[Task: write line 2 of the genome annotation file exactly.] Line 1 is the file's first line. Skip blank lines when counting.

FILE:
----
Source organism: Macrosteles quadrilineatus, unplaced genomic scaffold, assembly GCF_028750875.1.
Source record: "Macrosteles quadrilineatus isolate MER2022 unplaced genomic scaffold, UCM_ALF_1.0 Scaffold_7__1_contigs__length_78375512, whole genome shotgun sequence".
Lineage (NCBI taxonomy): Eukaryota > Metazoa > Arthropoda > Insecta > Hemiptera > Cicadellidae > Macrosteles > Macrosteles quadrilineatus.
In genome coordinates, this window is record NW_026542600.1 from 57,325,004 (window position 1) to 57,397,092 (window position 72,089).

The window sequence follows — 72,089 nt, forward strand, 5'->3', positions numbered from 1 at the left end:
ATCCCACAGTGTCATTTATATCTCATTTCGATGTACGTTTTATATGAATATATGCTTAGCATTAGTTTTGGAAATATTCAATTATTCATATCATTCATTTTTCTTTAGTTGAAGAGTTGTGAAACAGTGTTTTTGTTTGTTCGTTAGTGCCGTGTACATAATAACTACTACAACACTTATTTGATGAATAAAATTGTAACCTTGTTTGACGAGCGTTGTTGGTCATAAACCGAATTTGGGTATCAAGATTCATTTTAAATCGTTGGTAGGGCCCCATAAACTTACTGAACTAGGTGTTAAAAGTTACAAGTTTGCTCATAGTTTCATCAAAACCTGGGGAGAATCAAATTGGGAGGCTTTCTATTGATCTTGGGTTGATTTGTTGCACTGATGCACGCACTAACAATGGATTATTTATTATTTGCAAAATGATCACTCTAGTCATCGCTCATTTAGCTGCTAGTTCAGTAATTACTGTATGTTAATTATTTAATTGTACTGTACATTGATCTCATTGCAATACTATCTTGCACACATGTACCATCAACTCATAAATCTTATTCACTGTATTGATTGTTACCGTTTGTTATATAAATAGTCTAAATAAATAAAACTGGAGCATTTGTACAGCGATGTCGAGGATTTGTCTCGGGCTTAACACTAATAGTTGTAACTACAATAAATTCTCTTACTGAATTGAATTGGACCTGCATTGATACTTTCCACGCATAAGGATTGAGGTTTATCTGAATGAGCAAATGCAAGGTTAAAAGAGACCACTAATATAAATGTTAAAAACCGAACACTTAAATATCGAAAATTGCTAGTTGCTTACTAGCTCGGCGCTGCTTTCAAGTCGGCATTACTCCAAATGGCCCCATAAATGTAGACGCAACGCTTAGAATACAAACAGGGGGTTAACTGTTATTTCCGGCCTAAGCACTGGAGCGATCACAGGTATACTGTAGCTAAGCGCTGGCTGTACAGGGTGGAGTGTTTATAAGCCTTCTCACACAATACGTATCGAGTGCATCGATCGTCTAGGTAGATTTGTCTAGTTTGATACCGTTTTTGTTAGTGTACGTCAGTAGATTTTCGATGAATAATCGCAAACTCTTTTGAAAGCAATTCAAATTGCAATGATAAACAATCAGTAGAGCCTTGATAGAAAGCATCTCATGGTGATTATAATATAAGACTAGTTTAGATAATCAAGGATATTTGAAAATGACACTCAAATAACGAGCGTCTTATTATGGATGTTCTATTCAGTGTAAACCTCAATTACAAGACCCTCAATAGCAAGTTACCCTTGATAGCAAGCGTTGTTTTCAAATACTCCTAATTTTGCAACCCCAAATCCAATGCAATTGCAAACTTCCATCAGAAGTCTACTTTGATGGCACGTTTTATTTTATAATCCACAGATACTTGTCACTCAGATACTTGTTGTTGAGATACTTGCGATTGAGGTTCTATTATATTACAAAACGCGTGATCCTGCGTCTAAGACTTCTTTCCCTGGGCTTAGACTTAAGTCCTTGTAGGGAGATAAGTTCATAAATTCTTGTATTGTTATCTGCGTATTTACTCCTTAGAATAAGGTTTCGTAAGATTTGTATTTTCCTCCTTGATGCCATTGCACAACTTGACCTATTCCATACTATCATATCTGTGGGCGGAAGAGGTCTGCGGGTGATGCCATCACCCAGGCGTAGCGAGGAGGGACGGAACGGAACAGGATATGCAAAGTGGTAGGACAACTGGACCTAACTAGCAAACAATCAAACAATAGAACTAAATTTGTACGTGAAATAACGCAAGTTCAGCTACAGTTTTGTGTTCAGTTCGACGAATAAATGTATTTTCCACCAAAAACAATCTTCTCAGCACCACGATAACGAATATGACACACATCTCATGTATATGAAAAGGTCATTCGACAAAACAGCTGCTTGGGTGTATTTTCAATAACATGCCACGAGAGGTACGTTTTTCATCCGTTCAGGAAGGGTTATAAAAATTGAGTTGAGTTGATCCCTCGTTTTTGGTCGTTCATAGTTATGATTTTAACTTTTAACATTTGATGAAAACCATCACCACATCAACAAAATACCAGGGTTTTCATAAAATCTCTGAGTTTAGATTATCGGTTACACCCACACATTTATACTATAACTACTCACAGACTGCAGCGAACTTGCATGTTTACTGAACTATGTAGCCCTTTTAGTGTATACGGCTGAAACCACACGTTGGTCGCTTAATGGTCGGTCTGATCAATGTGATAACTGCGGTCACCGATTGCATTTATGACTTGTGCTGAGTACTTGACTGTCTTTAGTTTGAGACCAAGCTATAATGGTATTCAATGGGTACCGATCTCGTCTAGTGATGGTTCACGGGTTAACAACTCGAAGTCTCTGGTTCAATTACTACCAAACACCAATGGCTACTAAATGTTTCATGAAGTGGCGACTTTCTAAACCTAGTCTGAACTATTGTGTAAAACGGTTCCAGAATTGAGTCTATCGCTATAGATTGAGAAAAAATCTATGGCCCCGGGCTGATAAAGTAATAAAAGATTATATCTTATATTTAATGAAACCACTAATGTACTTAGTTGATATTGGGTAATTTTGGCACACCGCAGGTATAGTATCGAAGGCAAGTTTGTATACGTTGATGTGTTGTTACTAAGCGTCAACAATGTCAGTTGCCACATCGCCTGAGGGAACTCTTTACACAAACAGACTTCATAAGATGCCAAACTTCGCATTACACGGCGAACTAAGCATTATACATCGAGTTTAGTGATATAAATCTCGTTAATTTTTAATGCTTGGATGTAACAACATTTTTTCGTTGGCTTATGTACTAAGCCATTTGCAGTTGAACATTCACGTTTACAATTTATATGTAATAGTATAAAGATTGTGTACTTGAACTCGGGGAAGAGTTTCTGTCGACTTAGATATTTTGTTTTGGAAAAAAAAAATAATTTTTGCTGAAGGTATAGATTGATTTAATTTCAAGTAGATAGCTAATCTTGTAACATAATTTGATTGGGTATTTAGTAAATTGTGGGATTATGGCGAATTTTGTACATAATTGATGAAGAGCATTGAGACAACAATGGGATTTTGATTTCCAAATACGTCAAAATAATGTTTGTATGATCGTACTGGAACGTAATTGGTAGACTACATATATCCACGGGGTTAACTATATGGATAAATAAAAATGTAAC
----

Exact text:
Source record: "Macrosteles quadrilineatus isolate MER2022 unplaced genomic scaffold, UCM_ALF_1.0 Scaffold_7__1_contigs__length_78375512, whole genome shotgun sequence".